GLASS’S Guide believes the 98 per cent increase in Vehicle Excise Duty recently announced by the Chancellor for a selected group of used cars, is certain to have an impact on their residual values.
But this will only happen when potential buyers make sense of the complex new rules, and identify those vehicles worst affected.
The cars that will experience the biggest jump in VED are those emitting over 226g CO2 per km, registered after March 1 2001 – but before March 23 2006. These cars, which move from the current band F to the new bands L or M, will see their VED jump from £210 to a minimum of £415 from next year – a significant amount relative to their likely value.
‘As prices for older cars reduce over time, the tax burden comes into greater focus for prospective buyers, affecting demand and values,’ said Adrian Rushmore, Managing Editor at EurotaxGlass’s.
‘Such a sharp rise in VED could well have implications for the used car market in the coming months and years, but much will depend on customers’ understanding of the changes.’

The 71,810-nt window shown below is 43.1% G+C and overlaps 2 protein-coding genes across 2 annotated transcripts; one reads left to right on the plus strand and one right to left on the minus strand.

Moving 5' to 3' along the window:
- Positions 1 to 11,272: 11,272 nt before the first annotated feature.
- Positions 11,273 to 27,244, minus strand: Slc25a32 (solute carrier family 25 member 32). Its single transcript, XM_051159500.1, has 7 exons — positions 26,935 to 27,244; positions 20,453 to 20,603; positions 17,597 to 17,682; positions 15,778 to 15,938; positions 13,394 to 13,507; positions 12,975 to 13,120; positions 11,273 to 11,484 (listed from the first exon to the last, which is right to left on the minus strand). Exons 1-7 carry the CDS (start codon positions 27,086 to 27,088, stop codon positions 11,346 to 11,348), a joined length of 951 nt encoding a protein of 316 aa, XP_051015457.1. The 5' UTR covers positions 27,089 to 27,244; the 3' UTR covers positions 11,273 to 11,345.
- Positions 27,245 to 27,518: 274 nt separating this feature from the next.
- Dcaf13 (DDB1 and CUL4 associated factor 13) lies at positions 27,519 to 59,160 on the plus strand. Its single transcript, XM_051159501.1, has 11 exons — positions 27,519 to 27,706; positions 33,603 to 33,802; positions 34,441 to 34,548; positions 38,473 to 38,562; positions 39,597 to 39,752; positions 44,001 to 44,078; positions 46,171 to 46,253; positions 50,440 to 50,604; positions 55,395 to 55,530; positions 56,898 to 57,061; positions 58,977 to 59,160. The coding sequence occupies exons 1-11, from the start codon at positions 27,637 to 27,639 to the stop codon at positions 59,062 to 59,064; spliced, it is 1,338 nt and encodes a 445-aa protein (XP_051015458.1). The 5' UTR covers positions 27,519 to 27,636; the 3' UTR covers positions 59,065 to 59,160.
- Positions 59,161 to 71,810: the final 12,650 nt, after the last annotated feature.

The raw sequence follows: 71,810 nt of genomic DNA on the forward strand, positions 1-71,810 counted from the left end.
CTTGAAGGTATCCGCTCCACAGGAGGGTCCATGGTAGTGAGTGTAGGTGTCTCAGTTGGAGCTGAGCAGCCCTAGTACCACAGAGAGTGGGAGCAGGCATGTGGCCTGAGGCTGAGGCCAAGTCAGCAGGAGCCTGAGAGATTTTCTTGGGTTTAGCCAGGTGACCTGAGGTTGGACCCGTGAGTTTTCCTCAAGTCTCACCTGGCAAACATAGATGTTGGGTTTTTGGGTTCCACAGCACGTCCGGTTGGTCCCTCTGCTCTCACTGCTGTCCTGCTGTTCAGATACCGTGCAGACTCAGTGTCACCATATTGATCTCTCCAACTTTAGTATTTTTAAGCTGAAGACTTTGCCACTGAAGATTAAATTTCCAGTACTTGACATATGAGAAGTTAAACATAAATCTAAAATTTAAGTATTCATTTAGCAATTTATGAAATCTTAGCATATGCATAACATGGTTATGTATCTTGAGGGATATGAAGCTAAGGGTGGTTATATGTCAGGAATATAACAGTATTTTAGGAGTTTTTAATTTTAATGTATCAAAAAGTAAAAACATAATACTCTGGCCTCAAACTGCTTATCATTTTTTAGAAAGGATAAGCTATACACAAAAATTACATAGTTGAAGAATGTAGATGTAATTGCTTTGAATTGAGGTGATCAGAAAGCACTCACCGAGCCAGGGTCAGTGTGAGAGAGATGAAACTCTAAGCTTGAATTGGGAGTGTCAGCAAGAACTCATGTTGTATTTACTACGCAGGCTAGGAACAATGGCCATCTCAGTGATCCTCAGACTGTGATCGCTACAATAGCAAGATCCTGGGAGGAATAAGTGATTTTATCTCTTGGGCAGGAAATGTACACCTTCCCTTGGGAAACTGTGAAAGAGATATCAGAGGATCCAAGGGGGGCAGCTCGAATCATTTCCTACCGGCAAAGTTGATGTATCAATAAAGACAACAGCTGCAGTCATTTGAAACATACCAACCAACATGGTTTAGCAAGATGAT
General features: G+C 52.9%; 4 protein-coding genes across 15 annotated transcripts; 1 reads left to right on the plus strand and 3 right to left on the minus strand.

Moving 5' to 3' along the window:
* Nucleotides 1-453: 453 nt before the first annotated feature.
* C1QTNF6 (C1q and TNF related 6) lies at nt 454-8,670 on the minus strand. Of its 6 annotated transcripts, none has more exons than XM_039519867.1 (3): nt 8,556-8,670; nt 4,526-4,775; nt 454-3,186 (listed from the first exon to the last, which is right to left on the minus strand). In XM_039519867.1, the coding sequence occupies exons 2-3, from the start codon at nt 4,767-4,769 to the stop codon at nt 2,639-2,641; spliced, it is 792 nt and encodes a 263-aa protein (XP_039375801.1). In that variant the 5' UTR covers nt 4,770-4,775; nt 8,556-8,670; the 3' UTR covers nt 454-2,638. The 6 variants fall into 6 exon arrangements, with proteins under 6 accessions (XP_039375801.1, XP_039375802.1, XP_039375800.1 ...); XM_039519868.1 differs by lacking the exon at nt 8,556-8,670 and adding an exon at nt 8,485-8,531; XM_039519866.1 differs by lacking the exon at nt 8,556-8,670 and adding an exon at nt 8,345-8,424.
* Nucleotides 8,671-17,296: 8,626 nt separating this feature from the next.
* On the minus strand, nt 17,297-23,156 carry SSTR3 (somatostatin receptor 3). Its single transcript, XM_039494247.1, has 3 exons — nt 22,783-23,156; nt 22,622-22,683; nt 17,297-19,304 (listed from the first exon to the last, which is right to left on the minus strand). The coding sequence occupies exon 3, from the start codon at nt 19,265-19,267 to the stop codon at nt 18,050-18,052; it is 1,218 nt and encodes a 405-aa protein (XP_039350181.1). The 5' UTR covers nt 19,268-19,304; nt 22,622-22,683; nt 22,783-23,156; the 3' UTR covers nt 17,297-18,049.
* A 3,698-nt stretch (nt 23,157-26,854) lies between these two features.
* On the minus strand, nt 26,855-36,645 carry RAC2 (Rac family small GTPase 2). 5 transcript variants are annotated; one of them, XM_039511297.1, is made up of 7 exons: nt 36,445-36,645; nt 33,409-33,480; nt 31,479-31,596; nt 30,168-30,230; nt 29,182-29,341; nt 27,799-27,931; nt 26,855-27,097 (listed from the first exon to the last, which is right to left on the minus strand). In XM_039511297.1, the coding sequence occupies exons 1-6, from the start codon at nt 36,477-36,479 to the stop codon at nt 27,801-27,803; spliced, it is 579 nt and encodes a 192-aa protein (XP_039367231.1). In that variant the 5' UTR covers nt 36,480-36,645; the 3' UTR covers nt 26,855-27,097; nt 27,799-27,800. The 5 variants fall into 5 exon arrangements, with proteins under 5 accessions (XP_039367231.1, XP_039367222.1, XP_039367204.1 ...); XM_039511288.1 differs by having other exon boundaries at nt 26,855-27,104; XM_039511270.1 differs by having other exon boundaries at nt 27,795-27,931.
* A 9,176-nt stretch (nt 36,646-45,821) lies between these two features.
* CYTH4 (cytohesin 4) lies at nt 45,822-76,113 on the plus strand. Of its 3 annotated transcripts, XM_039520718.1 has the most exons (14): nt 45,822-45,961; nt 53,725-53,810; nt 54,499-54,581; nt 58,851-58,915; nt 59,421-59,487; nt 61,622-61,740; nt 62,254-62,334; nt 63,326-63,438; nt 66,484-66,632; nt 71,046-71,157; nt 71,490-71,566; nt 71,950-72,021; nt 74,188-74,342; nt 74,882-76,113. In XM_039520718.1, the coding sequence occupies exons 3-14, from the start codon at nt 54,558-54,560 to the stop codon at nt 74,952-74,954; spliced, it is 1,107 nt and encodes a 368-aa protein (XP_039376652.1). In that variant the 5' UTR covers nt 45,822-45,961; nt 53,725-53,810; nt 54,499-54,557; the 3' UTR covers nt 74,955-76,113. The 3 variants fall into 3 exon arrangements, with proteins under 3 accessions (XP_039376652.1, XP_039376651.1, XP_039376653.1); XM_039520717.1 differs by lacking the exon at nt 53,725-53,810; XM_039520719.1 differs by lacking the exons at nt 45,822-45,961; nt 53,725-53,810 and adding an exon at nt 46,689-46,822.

Rushmore suggests that widespread uncertainty about the detail of the VED changes is likely to reduce the likelihood of any dramatic falls in values for the affected cars in the short term.
However, he also reports that these same vehicles are already becoming characterised by above-average rates of depreciation.
‘We have seen a widening differential in used values between high and low polluters in the last two years, in particular because of increases in fuel costs – high polluters are usually also high consumers of fuel,’ he added.
‘The latest rises in VED will increasingly be viewed as an integral part of overall rises in motoring costs for high polluting cars, putting their values under further pressure.’